Our oceans have been put under severe pressure. They have been relentlessly over-exploited and over-fished. This harms the ability of the seas to sequester carbon emissions, and support life on the planet by regulating climate. It is disrupting the physics, chemistry and and ecology of the ocean with significant consequences for marine life.
Presenting the facts at a radio conference at the Brussels Press Club today (4th February) “Our Fish” and “Seas at Risk” argued that ending overfishing would be significant action on climate.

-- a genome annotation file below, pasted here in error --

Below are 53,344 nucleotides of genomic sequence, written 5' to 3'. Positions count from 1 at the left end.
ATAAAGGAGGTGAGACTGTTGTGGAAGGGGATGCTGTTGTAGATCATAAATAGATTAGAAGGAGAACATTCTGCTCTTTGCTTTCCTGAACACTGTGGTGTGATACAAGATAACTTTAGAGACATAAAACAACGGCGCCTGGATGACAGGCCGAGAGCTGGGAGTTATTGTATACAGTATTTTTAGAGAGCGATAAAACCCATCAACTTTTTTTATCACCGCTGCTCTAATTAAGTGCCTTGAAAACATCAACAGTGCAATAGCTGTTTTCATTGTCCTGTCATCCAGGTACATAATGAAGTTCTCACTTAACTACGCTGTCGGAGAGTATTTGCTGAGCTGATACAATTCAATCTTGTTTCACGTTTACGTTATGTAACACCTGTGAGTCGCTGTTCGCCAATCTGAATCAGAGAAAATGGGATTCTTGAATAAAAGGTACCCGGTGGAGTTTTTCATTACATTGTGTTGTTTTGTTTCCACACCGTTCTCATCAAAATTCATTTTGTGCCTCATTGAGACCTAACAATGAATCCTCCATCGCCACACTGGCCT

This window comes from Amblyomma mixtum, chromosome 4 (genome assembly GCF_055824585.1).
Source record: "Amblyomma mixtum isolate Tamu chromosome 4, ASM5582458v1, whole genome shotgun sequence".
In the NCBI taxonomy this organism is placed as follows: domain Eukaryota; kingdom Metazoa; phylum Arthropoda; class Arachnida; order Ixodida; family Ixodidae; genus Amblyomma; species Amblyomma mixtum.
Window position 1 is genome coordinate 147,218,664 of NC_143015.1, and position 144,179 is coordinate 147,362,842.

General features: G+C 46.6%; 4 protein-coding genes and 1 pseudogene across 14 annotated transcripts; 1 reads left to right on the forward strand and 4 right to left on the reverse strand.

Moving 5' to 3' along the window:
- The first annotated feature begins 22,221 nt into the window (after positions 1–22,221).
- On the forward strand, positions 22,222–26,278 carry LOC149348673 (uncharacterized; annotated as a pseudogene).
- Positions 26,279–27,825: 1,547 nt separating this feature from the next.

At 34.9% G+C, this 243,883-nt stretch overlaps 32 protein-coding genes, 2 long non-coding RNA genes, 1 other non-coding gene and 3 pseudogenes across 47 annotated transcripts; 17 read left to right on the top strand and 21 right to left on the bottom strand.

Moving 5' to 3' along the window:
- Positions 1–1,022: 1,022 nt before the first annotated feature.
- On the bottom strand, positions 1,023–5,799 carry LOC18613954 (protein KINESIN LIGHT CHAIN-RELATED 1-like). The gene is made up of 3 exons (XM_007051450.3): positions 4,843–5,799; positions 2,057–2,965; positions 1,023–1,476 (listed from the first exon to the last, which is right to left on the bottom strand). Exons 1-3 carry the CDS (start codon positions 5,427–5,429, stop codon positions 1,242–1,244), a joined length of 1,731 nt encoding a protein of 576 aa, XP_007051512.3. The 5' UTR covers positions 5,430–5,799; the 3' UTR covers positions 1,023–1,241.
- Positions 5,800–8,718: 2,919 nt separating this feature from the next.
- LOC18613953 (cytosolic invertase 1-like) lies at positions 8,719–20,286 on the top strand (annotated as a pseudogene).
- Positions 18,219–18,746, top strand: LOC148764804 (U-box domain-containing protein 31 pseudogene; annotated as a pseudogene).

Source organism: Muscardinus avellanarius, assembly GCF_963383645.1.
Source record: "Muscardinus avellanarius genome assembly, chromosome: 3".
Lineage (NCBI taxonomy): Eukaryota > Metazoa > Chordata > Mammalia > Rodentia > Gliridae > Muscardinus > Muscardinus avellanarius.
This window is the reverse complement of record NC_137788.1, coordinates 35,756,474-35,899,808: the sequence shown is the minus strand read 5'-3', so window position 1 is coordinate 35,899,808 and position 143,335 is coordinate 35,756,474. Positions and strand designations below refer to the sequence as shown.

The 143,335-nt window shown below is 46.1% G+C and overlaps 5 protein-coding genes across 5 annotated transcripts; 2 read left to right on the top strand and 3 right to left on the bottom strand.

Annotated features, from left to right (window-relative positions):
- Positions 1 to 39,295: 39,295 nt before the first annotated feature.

They called on the EU to ensure that their 2030 biodiversity strategy prioritises an end to destructive overfishing, and that maintaining healthy seas by putting an end to overfishing should be included in the EU Green Deal, climate law and national climate action plans.
The conference examined how healthier fish stocks could also contribute to a healthier marine environment and so the ocean’s capacity to cope with climate change.
The sustainability of fish stocks in UK waters will be a key issue to be debated in the future trade negotiations between the EU and the UK concerning the future fishing arrangements in UK waters. It is essential that fish are not treated as a trading commodity and that the important necessity to stop over-fishing is protected for environmental reasons, and as essential climate action.